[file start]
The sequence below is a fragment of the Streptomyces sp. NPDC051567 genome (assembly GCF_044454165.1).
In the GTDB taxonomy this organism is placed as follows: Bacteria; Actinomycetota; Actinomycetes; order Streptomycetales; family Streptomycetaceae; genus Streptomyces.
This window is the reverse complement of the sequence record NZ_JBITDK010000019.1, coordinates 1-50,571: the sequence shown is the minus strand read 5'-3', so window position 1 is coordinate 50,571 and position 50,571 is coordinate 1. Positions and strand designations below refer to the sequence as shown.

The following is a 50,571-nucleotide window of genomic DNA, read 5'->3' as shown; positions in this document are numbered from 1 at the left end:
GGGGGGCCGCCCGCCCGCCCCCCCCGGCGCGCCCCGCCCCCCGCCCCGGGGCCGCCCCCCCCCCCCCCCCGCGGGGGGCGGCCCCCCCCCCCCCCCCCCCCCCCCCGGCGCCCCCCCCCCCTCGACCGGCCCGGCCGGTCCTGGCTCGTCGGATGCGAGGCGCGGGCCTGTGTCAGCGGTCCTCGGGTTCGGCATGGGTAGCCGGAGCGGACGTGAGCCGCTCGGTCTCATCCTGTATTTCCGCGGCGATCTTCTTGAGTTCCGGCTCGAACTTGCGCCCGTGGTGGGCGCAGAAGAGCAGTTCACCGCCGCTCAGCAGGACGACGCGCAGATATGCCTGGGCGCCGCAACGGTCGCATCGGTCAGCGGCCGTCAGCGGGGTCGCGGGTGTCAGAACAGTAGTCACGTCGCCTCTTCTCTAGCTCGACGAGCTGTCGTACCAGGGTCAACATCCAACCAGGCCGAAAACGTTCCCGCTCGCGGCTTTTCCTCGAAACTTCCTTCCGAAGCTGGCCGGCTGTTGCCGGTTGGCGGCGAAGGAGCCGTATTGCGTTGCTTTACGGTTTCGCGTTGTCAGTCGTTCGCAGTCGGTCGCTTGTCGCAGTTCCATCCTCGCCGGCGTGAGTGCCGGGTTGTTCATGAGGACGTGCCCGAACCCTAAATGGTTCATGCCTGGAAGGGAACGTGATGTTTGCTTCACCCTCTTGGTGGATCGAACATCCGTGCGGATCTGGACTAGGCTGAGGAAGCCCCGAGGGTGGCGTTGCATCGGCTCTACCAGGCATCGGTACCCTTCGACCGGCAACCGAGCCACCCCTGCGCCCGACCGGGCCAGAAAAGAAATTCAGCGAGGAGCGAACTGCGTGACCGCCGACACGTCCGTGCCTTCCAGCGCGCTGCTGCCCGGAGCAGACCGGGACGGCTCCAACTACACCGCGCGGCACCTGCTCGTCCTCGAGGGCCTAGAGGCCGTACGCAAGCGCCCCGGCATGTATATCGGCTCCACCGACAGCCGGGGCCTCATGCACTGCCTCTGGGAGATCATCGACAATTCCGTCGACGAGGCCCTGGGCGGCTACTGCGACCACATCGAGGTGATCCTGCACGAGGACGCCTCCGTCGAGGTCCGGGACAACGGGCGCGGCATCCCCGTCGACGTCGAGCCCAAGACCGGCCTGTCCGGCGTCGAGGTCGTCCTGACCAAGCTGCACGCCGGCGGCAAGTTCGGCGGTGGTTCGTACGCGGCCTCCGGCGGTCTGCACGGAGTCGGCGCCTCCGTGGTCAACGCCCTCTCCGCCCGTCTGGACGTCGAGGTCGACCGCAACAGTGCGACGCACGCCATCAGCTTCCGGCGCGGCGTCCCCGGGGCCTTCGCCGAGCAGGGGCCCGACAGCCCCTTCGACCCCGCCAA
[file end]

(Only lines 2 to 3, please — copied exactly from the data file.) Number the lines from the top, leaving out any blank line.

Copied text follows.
In the GTDB taxonomy this organism is placed as follows: Bacteria; Actinomycetota; Actinomycetes; order Streptomycetales; family Streptomycetaceae; genus Streptomyces.
This window is the reverse complement of the sequence record NZ_JBITDK010000019.1, coordinates 1-50,571: the sequence shown is the minus strand read 5'-3', so window position 1 is coordinate 50,571 and position 50,571 is coordinate 1. Positions and strand designations below refer to the sequence as shown.